Family History That May Put You At Risk For Alcohol Abuse

Determining who’s at risk for alcohol abuse is a complex exercise, as many different factors contribute to varying degrees. Certain family influences, taken by themselves, may not put one at greater risk—but combined with other influences they result in a fairly accurate prediction of future struggles. Think of it like a recipe: mix flour, butter, eggs, sugar and baking soda and you’re likely to end up with cookies.

The family histories of alcohol abusers frequently have four characteristics, or “ingredients,” in common: one or both parents (or several blood relatives) were alcohol abusive or dependent; there was frequent and severe family conflict; family management and parenting was poor; the family dynamics contributed to low self-esteem or feelings of unworthiness. For anyone concerned about his/her drinking habits, these factors, taken together, are worth considering.


Alcohol abuse or dependence almost certainly runs in families, particularly as passed down to sons. Studies of twins having at least one alcoholic parent—twins who were raised apart in very different environments—reveal that both were equally predisposed to alcohol abuse. Likewise, children of alcoholic parents who were adopted at an early age into non-drinking homes had high rates of alcoholism. Even closely associated blood relatives who drink heavily, especially siblings, are often common in the family history. Alcohol abuse is problematic in every race, but Native Alaskans and Native Americans are at especially high risk.

Family Conflict

Children of divorced parents don’t show a greater tendency toward alcohol problems than anyone else—but children raised in homes of severe turmoil do. Ongoing conflict, sometimes escalating to verbal abuse or violence, is a big contributor to drinking problems in adulthood. Some examples are long-running arguments about money, unresolved marital problems, custody battles, etc. Those engaged in the battle often drink excessively to relieve the stress, and the children are witnesses.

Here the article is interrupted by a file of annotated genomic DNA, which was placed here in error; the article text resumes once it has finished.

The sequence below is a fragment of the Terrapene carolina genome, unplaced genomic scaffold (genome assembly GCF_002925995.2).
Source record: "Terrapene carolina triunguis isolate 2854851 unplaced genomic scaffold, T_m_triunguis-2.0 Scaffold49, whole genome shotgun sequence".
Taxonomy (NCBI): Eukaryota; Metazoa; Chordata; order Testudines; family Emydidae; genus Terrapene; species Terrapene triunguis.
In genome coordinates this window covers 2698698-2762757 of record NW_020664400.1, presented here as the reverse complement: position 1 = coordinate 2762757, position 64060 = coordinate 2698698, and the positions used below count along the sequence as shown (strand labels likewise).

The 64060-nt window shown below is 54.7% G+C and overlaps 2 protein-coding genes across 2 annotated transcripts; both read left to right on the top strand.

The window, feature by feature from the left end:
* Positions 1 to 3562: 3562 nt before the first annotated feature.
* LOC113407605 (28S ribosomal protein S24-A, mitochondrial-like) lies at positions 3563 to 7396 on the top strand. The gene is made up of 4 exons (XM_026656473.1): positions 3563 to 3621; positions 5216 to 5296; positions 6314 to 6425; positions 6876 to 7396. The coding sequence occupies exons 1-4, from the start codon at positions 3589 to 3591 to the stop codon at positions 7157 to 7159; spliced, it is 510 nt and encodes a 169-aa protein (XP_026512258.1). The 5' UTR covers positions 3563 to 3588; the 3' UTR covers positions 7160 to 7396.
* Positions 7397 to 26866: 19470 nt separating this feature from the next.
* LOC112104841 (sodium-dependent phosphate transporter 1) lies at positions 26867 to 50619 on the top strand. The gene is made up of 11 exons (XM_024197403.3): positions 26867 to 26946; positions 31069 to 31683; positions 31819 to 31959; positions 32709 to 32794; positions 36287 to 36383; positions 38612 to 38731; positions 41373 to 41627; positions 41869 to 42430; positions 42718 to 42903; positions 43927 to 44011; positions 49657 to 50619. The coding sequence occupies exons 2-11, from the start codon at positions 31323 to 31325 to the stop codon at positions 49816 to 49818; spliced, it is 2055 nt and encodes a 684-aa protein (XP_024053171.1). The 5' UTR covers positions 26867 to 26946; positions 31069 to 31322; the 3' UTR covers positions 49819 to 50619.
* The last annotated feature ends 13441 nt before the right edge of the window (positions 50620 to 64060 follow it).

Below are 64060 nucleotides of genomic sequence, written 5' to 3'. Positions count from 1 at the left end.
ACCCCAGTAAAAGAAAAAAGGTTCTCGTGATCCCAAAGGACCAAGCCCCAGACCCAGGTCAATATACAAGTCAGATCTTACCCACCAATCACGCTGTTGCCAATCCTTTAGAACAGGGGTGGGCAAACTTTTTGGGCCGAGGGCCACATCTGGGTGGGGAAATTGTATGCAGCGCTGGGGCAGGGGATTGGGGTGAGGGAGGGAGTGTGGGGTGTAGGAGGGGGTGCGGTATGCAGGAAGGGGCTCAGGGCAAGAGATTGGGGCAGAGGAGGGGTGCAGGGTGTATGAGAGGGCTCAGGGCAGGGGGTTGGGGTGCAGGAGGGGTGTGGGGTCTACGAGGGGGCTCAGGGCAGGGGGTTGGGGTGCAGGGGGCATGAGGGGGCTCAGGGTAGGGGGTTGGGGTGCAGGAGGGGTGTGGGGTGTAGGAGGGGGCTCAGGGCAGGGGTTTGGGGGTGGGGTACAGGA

Poor Family Management / Parenting

Bad parenting can take many forms, but failure to strike a stable, healthy balance seems most detrimental. Extremely permissive parents who never monitor their kids’ activities or whereabouts, who never react to alarming changes in behavior, are placing their children at a great disadvantage. But parents who operate at the other extreme are just as guilty: overly strict, fiercely protective or unreasonably distrustful parents raise children who have strong tendencies toward abusive habits. Another harmful factor is inconsistency in discipline, consequences, expectations, rewards and punishment. Abusers of alcohol frequently come from homes in which they had no idea from day to day what was expected of them. Sadly, many of their parents disengaged entirely, showing little or no affection or involvement in their lives.

An Environment That Breeds Low Self-Esteem, Feelings Of Unworthiness

Many problem drinkers—no matter how intelligent, popular or successful they may be—describe feeling unloved, unappreciated or incapable. They struggle with imagined unworthiness, with feeling that they just aren’t good enough. Perhaps they were frequently or harshly criticized; maybe they often were blamed for failure, but rarely praised for success. At worst, they were victims of violence or sexual abuse. Believing the myth that drinking takes the pain away, they find themselves caught in a vicious cycle—their feelings of guilt, shame and unworthiness only increase after drinking too much.

Do you recognize any of these factors in your own family history? Have you started to worry about how much you drink? Understanding why you abuse alcohol is key to getting your life back in control. Stop denying and start talking—a health professional, counselor, minister or trustworthy friend can listen and point you in the right direction for healing.

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